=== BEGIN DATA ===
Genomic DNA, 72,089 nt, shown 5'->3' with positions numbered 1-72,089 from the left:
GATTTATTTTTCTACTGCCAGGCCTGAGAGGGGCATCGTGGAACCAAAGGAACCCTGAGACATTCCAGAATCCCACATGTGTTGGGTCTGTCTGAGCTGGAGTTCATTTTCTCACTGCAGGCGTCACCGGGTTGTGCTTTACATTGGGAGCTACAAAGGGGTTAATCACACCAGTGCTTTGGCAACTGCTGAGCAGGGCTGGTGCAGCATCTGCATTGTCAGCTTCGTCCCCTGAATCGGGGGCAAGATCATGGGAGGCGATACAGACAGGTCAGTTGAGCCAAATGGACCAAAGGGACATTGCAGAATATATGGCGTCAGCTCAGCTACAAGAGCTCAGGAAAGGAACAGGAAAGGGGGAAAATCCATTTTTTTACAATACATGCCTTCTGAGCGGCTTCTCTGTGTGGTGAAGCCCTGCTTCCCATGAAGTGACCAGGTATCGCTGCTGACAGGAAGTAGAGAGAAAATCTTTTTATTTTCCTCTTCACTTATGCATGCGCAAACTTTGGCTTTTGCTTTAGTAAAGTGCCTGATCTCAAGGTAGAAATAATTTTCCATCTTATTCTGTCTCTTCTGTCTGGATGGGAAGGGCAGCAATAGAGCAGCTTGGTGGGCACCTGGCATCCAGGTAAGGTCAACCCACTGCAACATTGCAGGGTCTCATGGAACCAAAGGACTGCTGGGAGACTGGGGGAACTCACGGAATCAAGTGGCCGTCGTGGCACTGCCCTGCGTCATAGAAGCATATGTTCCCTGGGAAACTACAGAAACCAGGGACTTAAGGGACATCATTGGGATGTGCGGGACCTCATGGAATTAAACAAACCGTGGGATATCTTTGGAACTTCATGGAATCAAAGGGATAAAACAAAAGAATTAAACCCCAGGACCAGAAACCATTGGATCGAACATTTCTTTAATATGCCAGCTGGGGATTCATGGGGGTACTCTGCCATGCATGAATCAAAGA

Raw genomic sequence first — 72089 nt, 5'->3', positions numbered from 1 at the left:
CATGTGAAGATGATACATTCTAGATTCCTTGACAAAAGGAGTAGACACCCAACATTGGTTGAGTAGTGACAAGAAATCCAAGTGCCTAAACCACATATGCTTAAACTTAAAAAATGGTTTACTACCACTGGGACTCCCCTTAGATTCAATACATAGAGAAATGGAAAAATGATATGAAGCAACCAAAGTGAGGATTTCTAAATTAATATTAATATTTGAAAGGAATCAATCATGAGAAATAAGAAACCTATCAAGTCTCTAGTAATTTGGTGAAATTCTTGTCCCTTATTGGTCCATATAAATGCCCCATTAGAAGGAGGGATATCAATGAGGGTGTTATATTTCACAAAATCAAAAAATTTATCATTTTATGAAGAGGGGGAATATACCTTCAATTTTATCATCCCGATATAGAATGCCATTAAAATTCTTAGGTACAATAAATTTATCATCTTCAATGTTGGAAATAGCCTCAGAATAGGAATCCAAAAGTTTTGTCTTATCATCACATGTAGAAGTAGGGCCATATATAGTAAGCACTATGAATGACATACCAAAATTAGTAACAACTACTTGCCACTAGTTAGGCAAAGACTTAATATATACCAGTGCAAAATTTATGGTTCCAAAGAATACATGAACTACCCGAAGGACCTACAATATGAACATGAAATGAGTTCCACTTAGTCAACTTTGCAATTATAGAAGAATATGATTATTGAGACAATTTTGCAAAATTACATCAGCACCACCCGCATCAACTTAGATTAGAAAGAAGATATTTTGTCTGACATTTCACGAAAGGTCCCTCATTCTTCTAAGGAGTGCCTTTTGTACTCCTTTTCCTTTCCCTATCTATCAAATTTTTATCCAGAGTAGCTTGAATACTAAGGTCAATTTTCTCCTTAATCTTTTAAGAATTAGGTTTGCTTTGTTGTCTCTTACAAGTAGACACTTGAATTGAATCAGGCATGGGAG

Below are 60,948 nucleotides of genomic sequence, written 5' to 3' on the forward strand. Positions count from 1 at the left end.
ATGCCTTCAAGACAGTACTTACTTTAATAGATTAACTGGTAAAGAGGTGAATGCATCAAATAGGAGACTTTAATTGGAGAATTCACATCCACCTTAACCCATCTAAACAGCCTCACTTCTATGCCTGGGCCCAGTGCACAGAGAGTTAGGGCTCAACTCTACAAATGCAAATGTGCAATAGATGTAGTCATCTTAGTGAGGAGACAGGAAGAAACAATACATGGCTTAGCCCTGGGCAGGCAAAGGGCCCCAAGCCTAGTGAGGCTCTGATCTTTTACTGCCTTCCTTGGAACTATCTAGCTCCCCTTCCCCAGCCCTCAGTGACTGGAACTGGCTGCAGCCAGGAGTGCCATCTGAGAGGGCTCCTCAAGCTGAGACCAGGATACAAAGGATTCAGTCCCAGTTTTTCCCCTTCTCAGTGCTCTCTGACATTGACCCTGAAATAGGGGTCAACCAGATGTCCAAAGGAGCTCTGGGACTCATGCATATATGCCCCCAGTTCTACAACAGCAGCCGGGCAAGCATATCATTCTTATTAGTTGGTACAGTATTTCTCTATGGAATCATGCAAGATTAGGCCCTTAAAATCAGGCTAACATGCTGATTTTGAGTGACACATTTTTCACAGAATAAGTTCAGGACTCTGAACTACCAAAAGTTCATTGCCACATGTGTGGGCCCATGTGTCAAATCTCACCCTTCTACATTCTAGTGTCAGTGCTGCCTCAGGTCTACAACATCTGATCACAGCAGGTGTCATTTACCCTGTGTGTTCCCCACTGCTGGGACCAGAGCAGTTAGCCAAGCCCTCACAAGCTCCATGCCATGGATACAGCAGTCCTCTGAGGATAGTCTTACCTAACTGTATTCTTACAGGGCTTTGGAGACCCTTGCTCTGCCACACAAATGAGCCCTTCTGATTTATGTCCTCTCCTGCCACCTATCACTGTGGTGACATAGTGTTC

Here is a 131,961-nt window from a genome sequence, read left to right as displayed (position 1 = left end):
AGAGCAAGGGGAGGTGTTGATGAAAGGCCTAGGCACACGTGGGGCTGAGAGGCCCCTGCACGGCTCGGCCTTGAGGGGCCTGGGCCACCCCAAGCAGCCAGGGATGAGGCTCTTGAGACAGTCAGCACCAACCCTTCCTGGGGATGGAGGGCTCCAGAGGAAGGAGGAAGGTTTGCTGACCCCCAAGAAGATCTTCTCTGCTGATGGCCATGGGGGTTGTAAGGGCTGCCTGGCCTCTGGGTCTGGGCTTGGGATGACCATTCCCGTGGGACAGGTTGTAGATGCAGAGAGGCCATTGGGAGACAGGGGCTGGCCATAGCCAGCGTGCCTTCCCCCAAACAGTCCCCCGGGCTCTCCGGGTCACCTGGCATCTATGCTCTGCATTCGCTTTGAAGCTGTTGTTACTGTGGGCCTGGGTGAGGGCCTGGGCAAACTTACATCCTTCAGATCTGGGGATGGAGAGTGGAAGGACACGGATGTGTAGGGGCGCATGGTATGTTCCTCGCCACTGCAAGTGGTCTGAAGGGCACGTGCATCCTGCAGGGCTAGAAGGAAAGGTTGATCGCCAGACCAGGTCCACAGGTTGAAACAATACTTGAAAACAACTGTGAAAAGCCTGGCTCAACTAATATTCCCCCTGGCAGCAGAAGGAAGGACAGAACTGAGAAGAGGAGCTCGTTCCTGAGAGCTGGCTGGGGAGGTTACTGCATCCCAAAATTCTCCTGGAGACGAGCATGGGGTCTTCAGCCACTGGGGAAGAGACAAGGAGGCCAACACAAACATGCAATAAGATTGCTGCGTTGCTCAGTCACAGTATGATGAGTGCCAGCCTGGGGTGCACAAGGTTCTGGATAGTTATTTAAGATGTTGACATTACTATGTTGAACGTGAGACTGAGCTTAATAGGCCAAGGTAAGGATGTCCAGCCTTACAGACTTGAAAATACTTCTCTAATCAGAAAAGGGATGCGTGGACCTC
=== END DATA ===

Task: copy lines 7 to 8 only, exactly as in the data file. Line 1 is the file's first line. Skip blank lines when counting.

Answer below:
Here is a 131,961-nt window from a genome sequence, read left to right as displayed (position 1 = left end):
AGAGCAAGGGGAGGTGTTGATGAAAGGCCTAGGCACACGTGGGGCTGAGAGGCCCCTGCACGGCTCGGCCTTGAGGGGCCTGGGCCACCCCAAGCAGCCAGGGATGAGGCTCTTGAGACAGTCAGCACCAACCCTTCCTGGGGATGGAGGGCTCCAGAGGAAGGAGGAAGGTTTGCTGACCCCCAAGAAGATCTTCTCTGCTGATGGCCATGGGGGTTGTAAGGGCTGCCTGGCCTCTGGGTCTGGGCTTGGGATGACCATTCCCGTGGGACAGGTTGTAGATGCAGAGAGGCCATTGGGAGACAGGGGCTGGCCATAGCCAGCGTGCCTTCCCCCAAACAGTCCCCCGGGCTCTCCGGGTCACCTGGCATCTATGCTCTGCATTCGCTTTGAAGCTGTTGTTACTGTGGGCCTGGGTGAGGGCCTGGGCAAACTTACATCCTTCAGATCTGGGGATGGAGAGTGGAAGGACACGGATGTGTAGGGGCGCATGGTATGTTCCTCGCCACTGCAAGTGGTCTGAAGGGCACGTGCATCCTGCAGGGCTAGAAGGAAAGGTTGATCGCCAGACCAGGTCCACAGGTTGAAACAATACTTGAAAACAACTGTGAAAAGCCTGGCTCAACTAATATTCCCCCTGGCAGCAGAAGGAAGGACAGAACTGAGAAGAGGAGCTCGTTCCTGAGAGCTGGCTGGGGAGGTTACTGCATCCCAAAATTCTCCTGGAGACGAGCATGGGGTCTTCAGCCACTGGGGAAGAGACAAGGAGGCCAACACAAACATGCAATAAGATTGCTGCGTTGCTCAGTCACAGTATGATGAGTGCCAGCCTGGGGTGCACAAGGTTCTGGATAGTTATTTAAGATGTTGACATTACTATGTTGAACGTGAGACTGAGCTTAATAGGCCAAGGTAAGGATGTCCAGCCTTACAGACTTGAAAATACTTCTCTAATCAGAAAAGGGATGCGTGGACCTC